Leviticus 5-7; Psalm 31
Continuing on with the offerings, Leviticus 5 looks at different circumstances for sin. It looks at those who sin by not doing something they’re meant to have done, those who sin accidentally and don’t even realise it, those that contaminate God’s holy space by accident and don’t realise it, and finally those who do something wrong, initially lie to cover it up, and then have a change of heart and confess.
All of these things fall under the category of unintentional sins, though a couple of them fit very loosely. Again, the point is emphasised there is no offering for someone who intentionally goes around sinning.
Then Leviticus 6-7 are some extra details on all the offerings we’ve learnt so far. If Leviticus 1-5 are what the offerings should be, Leviticus 6-7 are how the priests should conduct the offerings. Because it’s a lot of specific how-to’s there’s a lot that doesn’t seem relevant to us, but there are little bits we can glean from.
In Leviticus 6:10 it mentions the priest putting on his garments and his undergarments. In other Ancient Near Eastern religions, it was common for offerings and sacrifices to include nudity and sex.
For the Israelites, God wanted to make it clear that nudity and sex wasn’t something that they used in this context. In fact, the only context it was acceptable was the privacy of the marriage bed. Likewise, today we need to recognise the importance of sex, that it has a proper place within the confines of marriage.
In Leviticus 6:12 God gives the command that the fire of the altar should never go out. This was to be a symbol to the people that God was always there and they could always come to him. Now that we have the Holy Spirit with us we can also be confident that God is always there and we can always come to him.
One other thing that appears a lot throughout Leviticus 6-7 is the priests being able to eat from the offerings. We mentioned it briefly yesterday, but again just to say this was the priests sharing a meal.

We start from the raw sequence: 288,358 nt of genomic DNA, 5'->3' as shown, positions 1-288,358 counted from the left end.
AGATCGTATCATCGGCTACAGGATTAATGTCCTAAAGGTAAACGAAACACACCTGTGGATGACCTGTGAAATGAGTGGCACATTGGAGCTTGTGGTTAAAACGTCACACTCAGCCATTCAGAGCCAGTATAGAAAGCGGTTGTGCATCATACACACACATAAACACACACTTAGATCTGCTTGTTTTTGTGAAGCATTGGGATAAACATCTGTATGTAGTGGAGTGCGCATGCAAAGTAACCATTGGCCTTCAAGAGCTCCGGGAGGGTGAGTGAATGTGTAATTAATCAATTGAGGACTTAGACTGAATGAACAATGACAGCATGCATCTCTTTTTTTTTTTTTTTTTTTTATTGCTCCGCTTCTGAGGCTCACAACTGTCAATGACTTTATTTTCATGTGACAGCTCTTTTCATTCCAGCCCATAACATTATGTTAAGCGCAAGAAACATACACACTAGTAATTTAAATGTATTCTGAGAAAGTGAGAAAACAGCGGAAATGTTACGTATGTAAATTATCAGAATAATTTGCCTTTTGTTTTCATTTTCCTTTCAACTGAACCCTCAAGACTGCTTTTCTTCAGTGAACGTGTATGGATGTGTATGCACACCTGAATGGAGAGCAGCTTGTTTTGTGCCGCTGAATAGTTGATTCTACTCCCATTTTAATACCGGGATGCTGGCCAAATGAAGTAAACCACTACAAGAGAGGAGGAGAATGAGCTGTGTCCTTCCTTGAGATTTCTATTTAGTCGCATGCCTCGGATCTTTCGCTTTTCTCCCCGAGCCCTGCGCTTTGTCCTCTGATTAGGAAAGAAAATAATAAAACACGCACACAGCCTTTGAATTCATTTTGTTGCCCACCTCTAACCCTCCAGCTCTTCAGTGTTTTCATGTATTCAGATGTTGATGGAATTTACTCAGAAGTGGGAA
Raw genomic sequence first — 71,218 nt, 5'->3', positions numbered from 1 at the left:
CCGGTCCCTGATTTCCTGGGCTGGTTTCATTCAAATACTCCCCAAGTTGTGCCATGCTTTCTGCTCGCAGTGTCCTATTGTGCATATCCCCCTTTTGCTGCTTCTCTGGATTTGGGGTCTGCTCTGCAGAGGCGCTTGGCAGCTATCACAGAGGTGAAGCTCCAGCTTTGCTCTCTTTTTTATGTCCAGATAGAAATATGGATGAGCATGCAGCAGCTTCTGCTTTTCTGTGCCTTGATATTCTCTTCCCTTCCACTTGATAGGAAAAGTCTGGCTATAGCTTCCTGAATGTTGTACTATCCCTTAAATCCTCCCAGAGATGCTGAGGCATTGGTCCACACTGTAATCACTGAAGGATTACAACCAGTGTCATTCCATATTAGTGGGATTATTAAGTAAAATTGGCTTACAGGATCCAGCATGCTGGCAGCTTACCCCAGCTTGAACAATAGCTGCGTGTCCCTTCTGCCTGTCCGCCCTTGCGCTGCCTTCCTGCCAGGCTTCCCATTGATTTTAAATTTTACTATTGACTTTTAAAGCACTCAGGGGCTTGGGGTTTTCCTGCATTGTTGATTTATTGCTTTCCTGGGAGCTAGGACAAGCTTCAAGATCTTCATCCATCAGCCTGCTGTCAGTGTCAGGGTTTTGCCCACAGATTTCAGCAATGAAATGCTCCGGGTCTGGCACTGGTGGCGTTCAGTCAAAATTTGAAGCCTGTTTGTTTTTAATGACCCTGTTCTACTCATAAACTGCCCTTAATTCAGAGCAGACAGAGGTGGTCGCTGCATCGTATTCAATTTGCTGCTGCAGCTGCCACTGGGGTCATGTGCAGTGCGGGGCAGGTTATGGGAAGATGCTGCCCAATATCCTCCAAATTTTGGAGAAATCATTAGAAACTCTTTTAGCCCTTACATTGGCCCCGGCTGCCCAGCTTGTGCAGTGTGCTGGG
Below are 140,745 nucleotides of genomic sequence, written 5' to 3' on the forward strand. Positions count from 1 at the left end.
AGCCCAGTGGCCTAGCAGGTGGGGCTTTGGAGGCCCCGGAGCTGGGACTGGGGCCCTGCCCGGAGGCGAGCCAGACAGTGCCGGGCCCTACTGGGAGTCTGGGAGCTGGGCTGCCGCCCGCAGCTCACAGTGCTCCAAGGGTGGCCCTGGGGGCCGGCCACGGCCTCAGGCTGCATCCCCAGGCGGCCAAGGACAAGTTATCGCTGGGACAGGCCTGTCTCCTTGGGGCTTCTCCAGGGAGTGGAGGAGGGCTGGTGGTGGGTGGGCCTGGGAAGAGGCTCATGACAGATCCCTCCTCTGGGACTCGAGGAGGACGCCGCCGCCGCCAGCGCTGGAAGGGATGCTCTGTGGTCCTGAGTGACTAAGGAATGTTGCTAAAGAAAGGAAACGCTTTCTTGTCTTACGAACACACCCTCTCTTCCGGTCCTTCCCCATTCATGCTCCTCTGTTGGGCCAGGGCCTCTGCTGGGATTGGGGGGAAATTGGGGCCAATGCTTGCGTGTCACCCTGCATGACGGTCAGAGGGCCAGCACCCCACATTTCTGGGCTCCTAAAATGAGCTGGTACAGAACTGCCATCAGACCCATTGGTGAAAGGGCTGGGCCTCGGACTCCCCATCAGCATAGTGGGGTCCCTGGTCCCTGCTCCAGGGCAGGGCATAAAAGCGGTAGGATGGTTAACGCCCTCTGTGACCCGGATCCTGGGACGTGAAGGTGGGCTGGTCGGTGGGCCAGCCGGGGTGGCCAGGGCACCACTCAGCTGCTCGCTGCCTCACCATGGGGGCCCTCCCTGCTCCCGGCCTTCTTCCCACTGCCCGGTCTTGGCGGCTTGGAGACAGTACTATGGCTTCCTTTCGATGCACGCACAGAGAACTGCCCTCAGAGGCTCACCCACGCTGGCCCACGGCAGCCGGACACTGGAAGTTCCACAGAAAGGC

Sometimes the person who brought the offering could eat some, but mostly it was just the priests. This was the personal relationship that the priests had with God.
This is why communion is so exciting to the Christian. It’s not just a select few that can take communion. It’s not just the pastor or those in leadership. We all get to take communion together, as equals. We are united with each other and in close relationship with God as we share this meal together.
This psalm is attributed to king David and falls into the category of lament psalm. It follows a chiastic structure, where the passage reflects itself, with a closing section of thanksgiving and prayer.
a) Psalm 31:1-5 - Prayer
b) Psalm 31:6-8 - A declaration of trust
c) Psalm 31:9-13 - Lament
b) Psalm 31:14 - A declaration of trust
a) Psalm 31:15-18 - Prayer
d) Psalm 31:19-24 - Thanksgiving and praise
The psalm opens with a prayer to the Lord to intervene. The psalmist appeals to God as his refuge and fortress, and repeatedly asks got to help, deliver and rescue.
They then declare their trust in the Lord. While others may trust in idols, the psalmist only trusts in God. They can be confident that they will be able to rejoice, because God is faithful and will not deliver them to their enemies.
Next comes the lament, as the psalmist shares their struggle. They are in distress. It feels like they are wasting away from grief. Their entire life seems to be spent in sorrow, and their strength fails them. They are hated by those who know them, and those that don’t avoid them.
Having shared their lament, the psalmist goes back to declaring their trust in God. This leads them to make bigger requests from God, knowing that he will answer them. They ask to be rescued from their enemies and blessed with God’s love. To save them from shame, but bring the shame of the wicked upon themselves.
And then the tone of the psalm shifts, as though the psalmist has heard from God and knows that he will intervene. The psalmist now turns to thanksgivings and praise. He is a God that stores up good things for his people. He protects them from the wicked.
God has been faithful and loving. Though the psalmist felt like God was hidden from them, God had heard their cry. The psalm ends with a call to the others saints, those who are faithful, to love God. May they be strong and take courage as they wait on God.
This psalm shows the power of lament, and how it leads us to making big requests of God. To begin with, all the psalmist could do was ask God to save them. But as they alternated between declaring their trust, and sharing their hurt and pain, it brought them to a place where they could ask God not only to save them, but bless them.
From there, God’s faithfulness led them to a place of praise and thanksgiving.
Anything you think I've missed? Maybe you've got a question that still needs answering. Send me a message over on my Instagram (@brynjoslin). I'd love to talk it through with you some more.